Warwickshire residents will have to pay about £1.60 more a month to cover the county council’s slice of council tax this year.
But the authority will invest £1 million in apprenticeships, £2.5 million to improve child safety in relation to traffic, road and cycling around schools, and £1.5 million to “ensure that every child in the county has the very best start in life”.
After Warwickshire County Council’s ‘marathon’ budget meeting of more than 12 hours last week, the authority agreed on a 1.95 per cent tax rise on its proportion of council tax bills for the coming financial year from April, which equates to about 44p per week for a typical household.
The key priorities identified by the council £4m for rural broadband – giving 98% of Warwickshire’s home access to broadband connections a £4m upgrade to streetlighting to LED - bringing long term efficiencies and reducing the county’s carbon footprint- and an extensive programme of work with the voluntary and community sector.
Cllr Izzi Seccombe, leader of the Conservative-led council, said: “In setting this year’s budget we have had to recognise our continued programme of efficiencies while also identifying key areas of work that we wish to prioritise for the people of Warwickshire.”
Cllr Jonathon Chilvers of the Warwick and Leamington Green Party hailed parts of the budget, in particular the money being put aside to ensure council employees receive a ‘fair living wage’.
Cllr Chilvers said: “All parties agreed to put money in to figure out how to make this work in Warwickshire for more than 2,000 of our employees paid less than £7.85 per hour. People working as cleaners, midday supervisors and catering staff need to be paid fairly for the work they do.”
“Last year the Greens proposed massive investment in LED street lights which are good for the environment and save money and I’m delighted that this year the other parties all caught up.
“Some of the money saved should be given to local communities to prioritise which street lights they want back on.”
Leamington councillor Matt Western, of the Warwickshire Labour group, said his party was at the heart of the long negotiations during the course of the day and supported many of the proposals within the approved budget.
He said: “These included ideas put forward by Labour, such as the funding for bursaries to enable children in the care of the council to access University places. That funding will be on-going to the tune of £100,000 per year. A further proposal, which found widespread support, was for the accelerated introduction of LED street lighting. Since the street lights were switched off, it has been Labour that has campaigned consistently for the introduction of LED street lights, this having demonstrated that the investment would pay back very quickly,”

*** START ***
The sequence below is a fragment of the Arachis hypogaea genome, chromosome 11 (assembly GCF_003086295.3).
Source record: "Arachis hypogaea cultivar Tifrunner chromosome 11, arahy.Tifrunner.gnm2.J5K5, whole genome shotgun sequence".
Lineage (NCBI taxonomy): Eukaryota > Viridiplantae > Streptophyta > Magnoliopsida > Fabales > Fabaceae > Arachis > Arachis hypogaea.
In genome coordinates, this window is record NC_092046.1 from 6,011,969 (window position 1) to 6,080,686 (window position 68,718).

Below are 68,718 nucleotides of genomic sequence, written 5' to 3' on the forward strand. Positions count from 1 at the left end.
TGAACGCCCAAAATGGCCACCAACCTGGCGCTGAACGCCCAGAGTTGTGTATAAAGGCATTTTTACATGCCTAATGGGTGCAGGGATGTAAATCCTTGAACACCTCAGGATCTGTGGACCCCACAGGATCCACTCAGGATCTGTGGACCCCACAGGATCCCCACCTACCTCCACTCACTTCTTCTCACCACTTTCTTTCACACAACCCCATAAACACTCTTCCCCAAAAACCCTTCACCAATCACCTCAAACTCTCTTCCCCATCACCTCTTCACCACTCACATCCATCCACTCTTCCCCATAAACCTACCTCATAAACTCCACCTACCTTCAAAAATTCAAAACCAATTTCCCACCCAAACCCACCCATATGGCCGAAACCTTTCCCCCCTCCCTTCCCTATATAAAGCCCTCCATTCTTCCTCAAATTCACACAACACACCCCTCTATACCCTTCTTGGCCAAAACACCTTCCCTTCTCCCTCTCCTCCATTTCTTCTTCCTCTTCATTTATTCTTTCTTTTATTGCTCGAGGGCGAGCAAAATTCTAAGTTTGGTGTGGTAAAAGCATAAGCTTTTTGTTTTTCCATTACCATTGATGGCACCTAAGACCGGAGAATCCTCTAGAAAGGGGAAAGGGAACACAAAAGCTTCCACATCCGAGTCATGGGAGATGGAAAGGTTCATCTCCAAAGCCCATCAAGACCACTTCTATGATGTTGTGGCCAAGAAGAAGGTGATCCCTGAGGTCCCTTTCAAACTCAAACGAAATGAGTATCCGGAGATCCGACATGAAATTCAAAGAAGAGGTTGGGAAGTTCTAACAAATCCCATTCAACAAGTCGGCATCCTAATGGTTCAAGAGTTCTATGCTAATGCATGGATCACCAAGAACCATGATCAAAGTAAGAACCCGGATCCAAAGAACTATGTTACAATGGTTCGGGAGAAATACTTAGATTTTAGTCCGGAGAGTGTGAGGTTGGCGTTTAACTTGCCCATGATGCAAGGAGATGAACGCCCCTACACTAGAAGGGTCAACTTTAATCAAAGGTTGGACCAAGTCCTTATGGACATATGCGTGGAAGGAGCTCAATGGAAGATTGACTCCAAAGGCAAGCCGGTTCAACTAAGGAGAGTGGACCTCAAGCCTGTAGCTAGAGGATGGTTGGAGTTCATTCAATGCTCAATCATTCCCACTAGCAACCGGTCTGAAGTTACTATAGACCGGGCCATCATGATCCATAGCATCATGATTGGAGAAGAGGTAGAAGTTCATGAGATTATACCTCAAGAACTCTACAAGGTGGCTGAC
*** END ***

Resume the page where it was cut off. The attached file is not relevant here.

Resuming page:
Labour proposals to put money aside for the enhancement of town centres were turned down as were proposals to ring fence capital money for rail, cycle and extra staff to pull in more money for cycling investment.
Cllr Chilvers said: “Overall there’s still three years of eye watering cuts coming through because of horrific central government cuts. People will continue to see massive changes - cuts in services, around libraries, social care, voluntary grants and more.”
*Warwick District Council will freeze its part of people’s council tax bill for the fifth year running with the authority announcing a surplus of £220,000 from the 2014-15 financial year.
This part of the tax, which pays for services such as recycling, bin collections, parks, leisure centres and housing, will amount to £146.86 per year, or £2.82 for the average band D household.
In holding the tax, the council has been able to take advantage of the Council Tax Freeze Grant on offer to all local authorities from the Government.
While the district’s element of the council tax would be frozen, residents will still see an increase in their total bill (see above) as Warwickshire County Council, Warwickshire Police and many parish and town councils have increased their tax.
In proposing the district council’s budget, further savings have had to be accommodated, with many budgets having been reduced.
In doing this the authority has said it has been possible to protect mainstream services.
The Council has plans to make further savings in future years.
However, it still needs to find additional saving of £1m out of a net budget of £15 million over the next for years, as financial support from the Government is projected to decrease further.
Consideration is being given how to make savings and generate further income, without cutting services.
Cllr Stephen Cross (Con, Warwick North), who is responsible for policy on finance, said: “I pay tribute to both officers and councillors in continuing to maintain and improve our service offering without increasing council tax.
“We are predicting a further fall in the government grants that we receive and it is our priority to continue to work tirelessly to offer our residents value for money”.